Jesus, I Trust in You!~ by Fr. Bryan Wolf

Today is the Second Sunday after Easter, or as was designated by Pope John Paul II- Divine Mercy Sunday. This designation was made on April 30,2000  the same day that Pope John Paul II Canonized Sister Faustina Kowalska.

Saint Faustina was born in Poland in 1905.  At the of 20 she became and nun and died just thirteen years later from tuberculosis.  During her brief yet influential life, Sister Faustina became known as a mystic and visionary.  In a handwritten diary she kept during the last four years of her life (which when converted to print exceeds 700 pages), Sister Faustina recorded the many visions and encounters she had with our Lord, Jesus Christ. At first discounted and banned by the Vatican, her diary and writings are now held as divinely inspired.

Sister Faustina wrote of her first visit from Christ- as she lies reposed in her room at the convent, on a Sunday evening in February 1931.  Appearing to her in a luminous white garment, with brilliant rays of white and red light emanating from his heart, Jesus instructs her- “Paint an image according to the pattern you see, with the signature:  ‘Jesus, I trust in you.”   In this first visitation Jesus tells Sister Faustina:  “The first Sunday after the celebration of my Resurrection, is to be solemnly blessed as the Feast of my Divine Mercy.”  (Diary of Sister Faustina. 1-49)  Not knowing how to paint, it was nearly three years before the image was completed and hung in the convent chapel.

After completion of the painting, and as her health declined over the next four years, Sister Faustina documents in her diary a myriad of visitations she received from Jesus.  She writes that Jesus implores the veneration of this painted image and calls upon us to delight in his unlimited mercy.  “You are to show mercy to your neighbors always and everywhere You must not shrink from this or try to excuse or absolve yourself from it.  I am giving  you three ways of exercising mercy toward your neighbor; the first- by deeds, the second- by word, the third- by your prayers.”  (Diary of Sister Faustina. 742)

Christ teaches us this valuable lesson in the Parable of the Good Samaritan.  A traveler is beaten and robbed, being left for dead on the side of the road.  Both a priest and a Levite, two of the most respected personalities of the time, see the victim and cross to the other side of the road.  But a Samaritan, a despised second class citizen, “is moved with compassion”; approaches and tends to the victim. Going so far as to place the victim upon his animal and transports him to an inn.  Leaving the next day he over pays the innkeeper, instructing him to take care of them man- adivsing he will pay whatever else is owed when he comes this way again.  Jesus asks those gathered, who has treated the man rightly. He is told by the crowd- those who showed mercy. “Jesus told them, ‘Go and do likewise.” [paragraph paraphrased Luke 10:30-37]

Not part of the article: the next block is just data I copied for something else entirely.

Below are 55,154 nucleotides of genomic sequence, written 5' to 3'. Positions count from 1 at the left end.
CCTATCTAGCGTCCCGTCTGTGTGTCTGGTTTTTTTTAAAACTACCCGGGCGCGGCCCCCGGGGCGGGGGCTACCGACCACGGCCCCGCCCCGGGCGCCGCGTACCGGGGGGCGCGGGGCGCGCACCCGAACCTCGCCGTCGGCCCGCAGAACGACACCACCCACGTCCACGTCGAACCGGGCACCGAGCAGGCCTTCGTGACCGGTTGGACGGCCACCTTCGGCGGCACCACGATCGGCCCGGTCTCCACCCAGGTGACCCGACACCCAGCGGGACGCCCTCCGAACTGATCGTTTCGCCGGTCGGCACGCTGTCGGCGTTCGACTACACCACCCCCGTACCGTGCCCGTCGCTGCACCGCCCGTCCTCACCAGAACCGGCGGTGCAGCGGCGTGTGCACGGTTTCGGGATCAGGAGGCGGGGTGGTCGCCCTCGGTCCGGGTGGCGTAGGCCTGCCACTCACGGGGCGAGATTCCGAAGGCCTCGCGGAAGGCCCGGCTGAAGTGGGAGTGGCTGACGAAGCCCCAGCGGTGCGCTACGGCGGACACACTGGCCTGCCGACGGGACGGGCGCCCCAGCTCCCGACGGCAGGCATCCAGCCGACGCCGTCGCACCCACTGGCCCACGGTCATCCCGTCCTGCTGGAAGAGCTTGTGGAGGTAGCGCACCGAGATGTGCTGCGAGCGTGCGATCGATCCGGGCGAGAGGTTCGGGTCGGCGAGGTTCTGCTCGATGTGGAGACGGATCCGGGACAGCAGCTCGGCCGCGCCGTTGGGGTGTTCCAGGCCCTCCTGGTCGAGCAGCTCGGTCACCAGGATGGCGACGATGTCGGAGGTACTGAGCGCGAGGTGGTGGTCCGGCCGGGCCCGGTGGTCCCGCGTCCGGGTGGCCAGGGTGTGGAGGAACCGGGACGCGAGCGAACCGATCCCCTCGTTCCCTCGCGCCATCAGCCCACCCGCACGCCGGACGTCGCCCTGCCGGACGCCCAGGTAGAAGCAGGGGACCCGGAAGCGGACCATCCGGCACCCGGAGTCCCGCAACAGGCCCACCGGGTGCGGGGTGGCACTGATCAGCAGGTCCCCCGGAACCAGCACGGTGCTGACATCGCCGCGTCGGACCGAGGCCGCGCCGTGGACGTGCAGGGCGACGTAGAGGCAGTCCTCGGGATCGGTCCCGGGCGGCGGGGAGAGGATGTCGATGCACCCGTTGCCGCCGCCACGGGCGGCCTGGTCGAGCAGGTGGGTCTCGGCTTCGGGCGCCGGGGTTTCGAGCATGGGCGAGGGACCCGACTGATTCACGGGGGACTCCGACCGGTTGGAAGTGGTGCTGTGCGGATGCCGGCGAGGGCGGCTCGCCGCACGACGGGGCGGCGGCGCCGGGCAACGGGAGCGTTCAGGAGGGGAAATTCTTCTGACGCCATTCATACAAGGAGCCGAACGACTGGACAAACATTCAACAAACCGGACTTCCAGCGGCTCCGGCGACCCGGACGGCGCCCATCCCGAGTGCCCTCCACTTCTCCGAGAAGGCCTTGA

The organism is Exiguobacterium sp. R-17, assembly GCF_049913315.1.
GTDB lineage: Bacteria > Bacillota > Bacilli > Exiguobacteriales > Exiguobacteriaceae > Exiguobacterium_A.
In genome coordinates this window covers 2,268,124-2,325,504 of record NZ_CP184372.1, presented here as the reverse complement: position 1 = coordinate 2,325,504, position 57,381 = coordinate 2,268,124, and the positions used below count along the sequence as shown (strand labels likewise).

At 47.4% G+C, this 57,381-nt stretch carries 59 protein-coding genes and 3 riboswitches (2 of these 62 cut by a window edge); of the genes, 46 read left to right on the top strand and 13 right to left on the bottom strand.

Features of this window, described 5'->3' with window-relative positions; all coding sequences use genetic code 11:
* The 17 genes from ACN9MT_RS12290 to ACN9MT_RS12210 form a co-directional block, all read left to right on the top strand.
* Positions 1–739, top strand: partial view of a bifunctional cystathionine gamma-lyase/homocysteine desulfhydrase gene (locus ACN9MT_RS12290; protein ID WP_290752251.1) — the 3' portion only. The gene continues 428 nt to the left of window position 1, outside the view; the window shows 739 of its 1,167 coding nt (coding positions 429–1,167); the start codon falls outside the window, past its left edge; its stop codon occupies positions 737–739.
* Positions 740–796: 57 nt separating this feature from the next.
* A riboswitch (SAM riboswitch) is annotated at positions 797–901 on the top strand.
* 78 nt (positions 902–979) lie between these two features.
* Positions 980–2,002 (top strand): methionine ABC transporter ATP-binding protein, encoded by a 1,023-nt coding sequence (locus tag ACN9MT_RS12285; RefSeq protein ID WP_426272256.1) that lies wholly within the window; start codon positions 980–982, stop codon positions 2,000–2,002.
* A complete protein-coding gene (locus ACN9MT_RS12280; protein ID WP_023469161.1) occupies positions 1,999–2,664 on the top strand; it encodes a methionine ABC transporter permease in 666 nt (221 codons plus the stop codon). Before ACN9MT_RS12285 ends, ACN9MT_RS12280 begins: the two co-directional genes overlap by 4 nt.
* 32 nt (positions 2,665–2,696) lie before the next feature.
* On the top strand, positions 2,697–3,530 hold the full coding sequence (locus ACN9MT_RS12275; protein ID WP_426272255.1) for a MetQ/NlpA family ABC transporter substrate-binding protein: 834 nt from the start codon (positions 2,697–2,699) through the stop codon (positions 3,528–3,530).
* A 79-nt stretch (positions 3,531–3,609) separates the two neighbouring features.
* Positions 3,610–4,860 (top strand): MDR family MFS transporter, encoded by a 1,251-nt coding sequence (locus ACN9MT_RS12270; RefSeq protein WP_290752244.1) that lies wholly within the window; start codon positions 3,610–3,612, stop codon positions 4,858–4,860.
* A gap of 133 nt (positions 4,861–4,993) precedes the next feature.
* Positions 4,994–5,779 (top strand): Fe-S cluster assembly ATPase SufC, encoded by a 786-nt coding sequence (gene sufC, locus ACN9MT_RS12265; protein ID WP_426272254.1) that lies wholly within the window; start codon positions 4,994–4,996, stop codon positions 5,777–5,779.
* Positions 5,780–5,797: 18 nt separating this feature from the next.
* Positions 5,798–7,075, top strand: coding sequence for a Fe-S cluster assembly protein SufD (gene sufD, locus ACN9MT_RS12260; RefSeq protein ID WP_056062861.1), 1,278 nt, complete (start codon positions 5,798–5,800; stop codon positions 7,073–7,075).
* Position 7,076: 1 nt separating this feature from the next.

Sister Faustina records in her diary an inspired prayer- a chaplet, that Christ “begs be prayed for threefold benefit: to obtain mercy, to trust in the mercy of Christ and to show mercy toward others.”  Sister Faustina demonstrates how the Chaplet of Divine Mercy is to be prayed using a simple Rosary and “at the direction of our Lord, prayed at three o’clock- his hour of greatest suffering and most complete mercy.”

“Oh Blood and Water, which gushed forth from the Heart of Jesus, as a fount of mercy for us- I trust in you. Eternal Father, I offer you the Body and Blood, Soul and Divinity of Your dearly beloved Son, Our Lord Jesus Christ, in atonement for our sins and those of the whole world.  For the sake of His sorrowful Passion, have mercy on us and on the whole world. Holy God, Holy Mighty One, Holy Immortal One- have mercy on us and on the whole world. Eternal God, in whom mercy is endless and the treasury of compassion inexhaustible, look kindly upon us and increase Your mercy in us, that in difficult moments we might not despair, nor become despondent- but with great confidence submit ourselves to Your holy will, which is love and mercy itself. Amen.”

Before her death, Sister Faustina writes, “There will be a war- a terrible, terrible war. The nuns of Poland, indeed the peoples of the world- must pray for mercy.  For no matter how great our sins, Christ’s mercy is greater. Trust in Christ and receive His mercy and let His mercy flow through you.” [Diary of Sister Faustina. 786]

So, we are to trust in Christ. To accomplish works of mercy- forgive, encourage, comfort and pray. Be patient. Clothe that naked, feed the hungry, give drink to the thirsty, shelter the homeless, visit the imprisoned and infirmed, and with compassion bury the dead.

Sometimes it is difficult to trust- even in our friends, let alone in Christ who remains unseen.  As in our Lectionary for today, we can be like doubting Thomas- unless we see the nail marks in Christ’s hands and put our fingers into them, or put our hands into His side- we may not believe, we may not trust. [paraphrased John 20:25]  But do not forget, “Jesus said to Thomas- ‘Because you have seen me, you believe- so blessed are those who have not seen me and yet believe!” [John 20:29]

In His great mercy, He has given us a new birth into a living hope- through the resurrection of our Lord, Jesus Christ.” [1 Peter 1:3]

This is the Second Sunday after Easter. This is the Feast of His Divine Mercy. Christ lives! Christ is merciful!  Jesus, I trust in you!

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